Today we welcome Suzanne Nelson, author of the upcoming SERENDIPITY'S FOOTSTEPS to the blog. It can be a long, convoluted road to becoming a writer, and Suzanne is talking about her own fascinating journey below.
Becoming a Writer by Suzanne NelsonWhen people ask me when I became a writer, two responses come to mind. The first response: in utero, or close to it. I can’t remember a moment in my life when I did not want to write. That doesn’t mean, however, that I understood what it meant to be a writer or even how to write something other people would actually want to read. Which brings me to my second response. I became a writer when I became an editor.
Oh yes, I was writing long before I packed a suitcase, blindly answered a roommate-wanted ad for a tiny Bronx apartment, and took a job as an editorial assistant at a children’s publishing house in Manhattan. I was in my twenties and writing daily. In fact, I had finished one coming-of-age novel already and was working on a second. I was filling pages with stabs at fiction, adult and children’s. But who was my readership? That’s right. Me, myself, and I. Without the eight years I spent working with other authors, editing other people’s manuscripts, I would never have become a published author.
My education in the art of writing began with reading. As an editorial assistant, I was expected to stay in-the-know with publishing trends and review journals. When I first began in children’s publishing, I had a fierce loyalty to the books of my own childhood—Anne of Green Gables, A Wrinkle in Time, Little Women, and more. It had been years since I’d browsed the children’s corner of bookstores to see what was new. It didn’t take me long to realize how out-of-date or redundant many of my own writing ideas and stories were. Soon, I was scouring shelves in bookstores, devouring Publishers Weekly and Publishers Lunch for the latest deals and publishing trends, and stretching my meager budget thin to buy new releases. Other authors’ books became a means for me to study voice, characterization, and idea execution.
The second formative moment in my education as a writer came when I wrote my first rejection letter. I’d been instructed to pluck a children’s book submission from the towering stack residing beside my desk, read it, and decide whether it was worthy of being passed on to my supervisor for consideration, or returned to its creator with a few succinct but polite words of refusal. Dutifully, I read the submission, and as I did, something incredible happened that never happened when I read my own writing. I could see its strengths and weaknesses, and I could “feel,” usually within the first few paragraphs, whether it showed promise as a potential book or not. Like a doctor examining a patient, I assessed a submission’s “vital signs” and made a diagnosis of what might be remedied.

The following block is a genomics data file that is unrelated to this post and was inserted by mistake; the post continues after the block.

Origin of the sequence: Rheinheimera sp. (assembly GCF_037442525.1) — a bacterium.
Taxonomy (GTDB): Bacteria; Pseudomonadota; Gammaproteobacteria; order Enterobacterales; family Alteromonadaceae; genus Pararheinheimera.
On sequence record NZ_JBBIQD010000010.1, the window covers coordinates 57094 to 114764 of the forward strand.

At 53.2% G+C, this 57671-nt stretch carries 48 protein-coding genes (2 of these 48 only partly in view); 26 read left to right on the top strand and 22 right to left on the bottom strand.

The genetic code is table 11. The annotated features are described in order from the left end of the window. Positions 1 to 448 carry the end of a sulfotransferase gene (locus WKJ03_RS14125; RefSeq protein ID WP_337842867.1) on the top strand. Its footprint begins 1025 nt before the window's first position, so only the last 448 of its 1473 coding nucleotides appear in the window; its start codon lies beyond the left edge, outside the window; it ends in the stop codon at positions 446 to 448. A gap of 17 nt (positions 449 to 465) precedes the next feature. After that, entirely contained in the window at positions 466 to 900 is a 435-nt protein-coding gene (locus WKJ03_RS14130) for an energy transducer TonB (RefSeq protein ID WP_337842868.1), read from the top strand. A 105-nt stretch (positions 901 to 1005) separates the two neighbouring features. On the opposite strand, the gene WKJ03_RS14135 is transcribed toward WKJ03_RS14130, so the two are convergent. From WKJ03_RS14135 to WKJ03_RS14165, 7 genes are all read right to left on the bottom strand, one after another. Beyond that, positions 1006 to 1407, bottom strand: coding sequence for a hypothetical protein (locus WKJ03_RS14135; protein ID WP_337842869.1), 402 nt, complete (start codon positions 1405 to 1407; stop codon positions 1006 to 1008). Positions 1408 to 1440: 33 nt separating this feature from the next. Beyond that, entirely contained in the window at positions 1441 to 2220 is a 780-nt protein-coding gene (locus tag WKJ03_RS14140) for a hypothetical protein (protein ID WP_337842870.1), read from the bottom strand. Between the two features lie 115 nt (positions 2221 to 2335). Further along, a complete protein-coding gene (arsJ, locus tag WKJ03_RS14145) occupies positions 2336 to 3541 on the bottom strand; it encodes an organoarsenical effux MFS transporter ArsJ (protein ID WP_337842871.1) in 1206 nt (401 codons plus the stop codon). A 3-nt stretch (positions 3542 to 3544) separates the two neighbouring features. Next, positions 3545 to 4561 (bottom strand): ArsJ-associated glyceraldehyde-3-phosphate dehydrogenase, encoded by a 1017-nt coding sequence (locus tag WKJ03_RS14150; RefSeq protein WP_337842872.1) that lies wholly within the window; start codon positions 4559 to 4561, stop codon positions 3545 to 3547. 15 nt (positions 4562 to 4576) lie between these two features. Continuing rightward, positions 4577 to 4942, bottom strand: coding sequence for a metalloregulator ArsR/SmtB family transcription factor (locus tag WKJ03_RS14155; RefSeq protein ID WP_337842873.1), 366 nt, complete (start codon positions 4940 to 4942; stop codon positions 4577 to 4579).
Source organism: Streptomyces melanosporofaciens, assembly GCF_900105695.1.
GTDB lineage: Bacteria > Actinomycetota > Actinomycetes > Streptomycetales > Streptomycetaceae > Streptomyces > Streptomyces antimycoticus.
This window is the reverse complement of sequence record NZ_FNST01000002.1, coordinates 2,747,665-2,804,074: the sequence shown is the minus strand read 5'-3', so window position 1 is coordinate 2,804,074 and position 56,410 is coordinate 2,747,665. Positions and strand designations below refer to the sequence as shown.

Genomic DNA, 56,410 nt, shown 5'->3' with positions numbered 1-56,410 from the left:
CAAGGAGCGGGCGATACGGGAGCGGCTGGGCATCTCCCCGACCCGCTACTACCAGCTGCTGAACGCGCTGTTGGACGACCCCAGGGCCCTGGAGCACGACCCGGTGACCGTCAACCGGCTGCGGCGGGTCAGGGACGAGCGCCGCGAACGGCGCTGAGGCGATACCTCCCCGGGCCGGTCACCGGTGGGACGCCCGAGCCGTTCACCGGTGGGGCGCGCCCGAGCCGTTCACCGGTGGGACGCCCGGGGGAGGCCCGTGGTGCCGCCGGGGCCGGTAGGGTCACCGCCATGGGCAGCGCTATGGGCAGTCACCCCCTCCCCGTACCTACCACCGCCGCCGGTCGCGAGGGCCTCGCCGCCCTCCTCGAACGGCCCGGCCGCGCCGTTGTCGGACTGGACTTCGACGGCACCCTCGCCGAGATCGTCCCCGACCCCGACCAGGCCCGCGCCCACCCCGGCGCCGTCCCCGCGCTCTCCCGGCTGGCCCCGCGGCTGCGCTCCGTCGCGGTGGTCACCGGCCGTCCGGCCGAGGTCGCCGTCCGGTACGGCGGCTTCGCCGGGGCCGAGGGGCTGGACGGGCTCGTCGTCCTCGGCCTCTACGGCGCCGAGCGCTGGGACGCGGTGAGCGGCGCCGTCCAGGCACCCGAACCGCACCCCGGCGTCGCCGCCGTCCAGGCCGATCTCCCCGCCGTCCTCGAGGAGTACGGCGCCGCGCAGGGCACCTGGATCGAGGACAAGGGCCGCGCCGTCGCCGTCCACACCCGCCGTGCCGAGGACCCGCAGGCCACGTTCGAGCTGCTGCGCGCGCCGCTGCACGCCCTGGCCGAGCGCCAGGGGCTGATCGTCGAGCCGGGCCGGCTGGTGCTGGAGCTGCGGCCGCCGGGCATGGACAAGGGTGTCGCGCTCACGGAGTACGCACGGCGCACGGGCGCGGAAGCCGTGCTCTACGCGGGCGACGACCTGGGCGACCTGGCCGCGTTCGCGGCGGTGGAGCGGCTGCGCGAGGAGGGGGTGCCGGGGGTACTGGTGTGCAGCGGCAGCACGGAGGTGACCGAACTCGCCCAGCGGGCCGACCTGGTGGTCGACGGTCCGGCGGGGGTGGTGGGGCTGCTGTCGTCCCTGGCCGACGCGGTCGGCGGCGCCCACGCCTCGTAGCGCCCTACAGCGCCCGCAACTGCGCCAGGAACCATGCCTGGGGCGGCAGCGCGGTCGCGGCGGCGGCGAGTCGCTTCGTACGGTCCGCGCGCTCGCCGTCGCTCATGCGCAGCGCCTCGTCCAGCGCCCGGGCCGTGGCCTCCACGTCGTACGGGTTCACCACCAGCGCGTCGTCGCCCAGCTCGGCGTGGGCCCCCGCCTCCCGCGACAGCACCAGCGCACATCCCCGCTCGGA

With some submissions, I’m sad to say, there was nothing I could to do to help. This is where I developed another important quality that helped my writing career: empathy. Because of my own dream of becoming a published author, I developed compassion for other people’s dreams. I didn’t want my own work to be rejected any more than I wanted to reject someone else’s. But rejection, doubt, and criticism, I came to understand, were part and parcel of the publishing world. I tried to reject submissions as gently and kindly as I could. I wish you the best of luck, I wrote in my letters. Or, keep trying. I wrote the letters at work, then went home to open my mailbox and find my own stories had been rejected with much the same sentiments. I decided that if I was telling so many others not to give up, I certainly couldn’t either. Empathy gave me persistence and bravery.